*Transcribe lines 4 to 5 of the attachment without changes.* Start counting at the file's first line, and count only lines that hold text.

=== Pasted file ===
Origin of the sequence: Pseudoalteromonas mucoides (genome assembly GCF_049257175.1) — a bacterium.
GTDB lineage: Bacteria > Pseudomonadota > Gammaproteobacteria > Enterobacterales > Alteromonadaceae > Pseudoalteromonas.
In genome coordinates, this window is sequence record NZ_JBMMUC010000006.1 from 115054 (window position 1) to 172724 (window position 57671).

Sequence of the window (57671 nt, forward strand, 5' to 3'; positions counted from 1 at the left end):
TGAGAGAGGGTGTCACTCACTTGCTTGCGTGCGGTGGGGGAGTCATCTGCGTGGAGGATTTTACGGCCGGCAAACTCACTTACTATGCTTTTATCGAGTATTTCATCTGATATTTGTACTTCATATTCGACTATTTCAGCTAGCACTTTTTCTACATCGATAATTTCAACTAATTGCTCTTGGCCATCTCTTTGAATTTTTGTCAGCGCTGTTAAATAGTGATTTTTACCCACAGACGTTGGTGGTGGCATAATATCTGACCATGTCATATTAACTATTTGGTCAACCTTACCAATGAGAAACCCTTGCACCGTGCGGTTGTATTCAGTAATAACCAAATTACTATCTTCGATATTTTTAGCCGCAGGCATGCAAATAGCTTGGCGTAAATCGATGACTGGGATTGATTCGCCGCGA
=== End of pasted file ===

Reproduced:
Sequence of the window (57671 nt, forward strand, 5' to 3'; positions counted from 1 at the left end):
TGAGAGAGGGTGTCACTCACTTGCTTGCGTGCGGTGGGGGAGTCATCTGCGTGGAGGATTTTACGGCCGGCAAACTCACTTACTATGCTTTTATCGAGTATTTCATCTGATATTTGTACTTCATATTCGACTATTTCAGCTAGCACTTTTTCTACATCGATAATTTCAACTAATTGCTCTTGGCCATCTCTTTGAATTTTTGTCAGCGCTGTTAAATAGTGATTTTTACCCACAGACGTTGGTGGTGGCATAATATCTGACCATGTCATATTAACTATTTGGTCAACCTTACCAATGAGAAACCCTTGCACCGTGCGGTTGTATTCAGTAATAACCAAATTACTATCTTCGATATTTTTAGCCGCAGGCATGCAAATAGCTTGGCGTAAATCGATGACTGGGATTGATTCGCCGCGA